Reza goes above and beyond the call of duty — he puts his money where his mouth is. In 2001, Reza founded Aïna, an NGO whose name in Farsi means “mirror.” The name references a metaphorical mirror in which people searching for an identity destroyed by war can rediscover their culture. Aïna contributes to the emergence of civil society through actions in the area of education (particularly focusing on women and children), information and communication. Aïna promotes independent media development and cultural expression as a foundation of democracy.

This effort is a major focus for Reza, and he feels very strongly about promoting and teaching free and independent press as part of rebuilding a severely damaged civil society. If you would like to learn more about this humanitarian society, I urge you to visit their website and learn about how you can help others in need.

ABOUT THE GIVEAWAY

One lucky winner will receive a free copy of Reza War and Peace courtesy of National Geographic. All you have to do is leave a comment below and tell me so. If you want to be sure your comment doesn’t hit the spam bucket, be sure to use the word “Reza” in your comment. We’ll draw a random winner 5 days from now — December 8, 2008.

[UPDATE] The book winner has been announced.

MY FINAL THOUGTHS

If you’re looking for a fun little coffee table book with lots of pretty pictures, this isn’t the book for you. But if you’re interested in experiencing the brutal and beautiful truths of our world, I would highly recommend this book. It’s an amazing book filled with amazing photos and stories, and it demands to be digested slowly and thoughtfully.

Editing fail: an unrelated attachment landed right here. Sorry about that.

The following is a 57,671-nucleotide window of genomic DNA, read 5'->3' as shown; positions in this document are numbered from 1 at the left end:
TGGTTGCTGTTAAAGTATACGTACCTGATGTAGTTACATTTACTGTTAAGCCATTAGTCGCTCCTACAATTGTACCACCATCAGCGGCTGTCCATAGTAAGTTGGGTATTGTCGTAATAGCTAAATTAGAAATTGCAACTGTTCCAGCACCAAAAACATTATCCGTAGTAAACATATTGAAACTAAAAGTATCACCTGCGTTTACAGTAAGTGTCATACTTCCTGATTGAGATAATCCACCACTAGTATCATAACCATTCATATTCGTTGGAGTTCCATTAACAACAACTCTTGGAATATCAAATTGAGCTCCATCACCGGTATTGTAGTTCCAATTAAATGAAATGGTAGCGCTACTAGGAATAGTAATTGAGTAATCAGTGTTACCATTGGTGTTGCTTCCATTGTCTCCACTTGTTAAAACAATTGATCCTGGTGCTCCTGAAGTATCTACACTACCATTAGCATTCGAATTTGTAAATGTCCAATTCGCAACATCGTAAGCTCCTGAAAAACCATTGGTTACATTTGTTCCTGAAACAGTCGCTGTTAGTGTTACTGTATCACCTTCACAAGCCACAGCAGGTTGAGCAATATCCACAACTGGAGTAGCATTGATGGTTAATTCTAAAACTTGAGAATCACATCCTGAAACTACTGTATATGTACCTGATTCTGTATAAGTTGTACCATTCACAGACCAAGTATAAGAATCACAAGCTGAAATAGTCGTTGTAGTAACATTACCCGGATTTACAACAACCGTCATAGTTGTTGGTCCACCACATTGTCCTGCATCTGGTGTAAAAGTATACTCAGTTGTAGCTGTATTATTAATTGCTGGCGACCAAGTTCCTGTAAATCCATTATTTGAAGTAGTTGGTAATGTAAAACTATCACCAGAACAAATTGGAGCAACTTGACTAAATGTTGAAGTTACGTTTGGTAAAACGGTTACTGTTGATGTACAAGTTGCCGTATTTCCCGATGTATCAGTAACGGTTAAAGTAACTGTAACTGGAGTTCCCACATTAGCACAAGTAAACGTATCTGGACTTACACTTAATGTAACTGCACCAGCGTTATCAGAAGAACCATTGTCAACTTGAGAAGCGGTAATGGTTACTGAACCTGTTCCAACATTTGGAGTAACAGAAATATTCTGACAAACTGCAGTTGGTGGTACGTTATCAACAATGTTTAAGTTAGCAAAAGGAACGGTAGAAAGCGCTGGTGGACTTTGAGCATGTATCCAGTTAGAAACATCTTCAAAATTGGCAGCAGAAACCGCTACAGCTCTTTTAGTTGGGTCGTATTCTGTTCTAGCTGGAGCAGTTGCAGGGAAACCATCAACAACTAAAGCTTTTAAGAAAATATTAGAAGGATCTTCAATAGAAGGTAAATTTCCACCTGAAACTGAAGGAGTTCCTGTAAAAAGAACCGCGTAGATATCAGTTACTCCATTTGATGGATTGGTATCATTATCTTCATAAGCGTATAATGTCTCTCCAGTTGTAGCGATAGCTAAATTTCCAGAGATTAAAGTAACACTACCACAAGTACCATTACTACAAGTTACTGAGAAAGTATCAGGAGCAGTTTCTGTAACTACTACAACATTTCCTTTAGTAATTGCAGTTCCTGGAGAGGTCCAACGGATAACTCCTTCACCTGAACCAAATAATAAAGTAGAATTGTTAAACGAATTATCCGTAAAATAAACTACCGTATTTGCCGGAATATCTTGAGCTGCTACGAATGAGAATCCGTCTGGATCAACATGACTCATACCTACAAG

Reza gives not only a physical account of his travels, but an emotional one too. Be prepared to spend a lot of time studying this work, and be prepared to be emotionally torn.

I found this book very difficult to review because my write-up turned out 4 times longer than expected and I conveyed 1/4 of what I wanted to. My best advice is to pick up a copy for yourself and experience it firsthand.

Reza War and Peace can be purchased directly from National Geographic or through Amazon.com.

Fundamentals of Photography Book Winners

In the review of the “Fundamentals of Photography” book last week, I mentioned that we were giving away two copies of the book. We had 60 people enter the raffle, and today I chose the winners.

I simply generated two random numbers between 1 and 61 to match with the 61 comments. One of the comments was my own (#33), so if I pulled my own comment I would generate a new number. The winning numbers were 11 and 40.

The winners are Bill and Rick Grant. Congrats to both of you!

Also, keep your eyes open for another book review/giveaway in the next few days.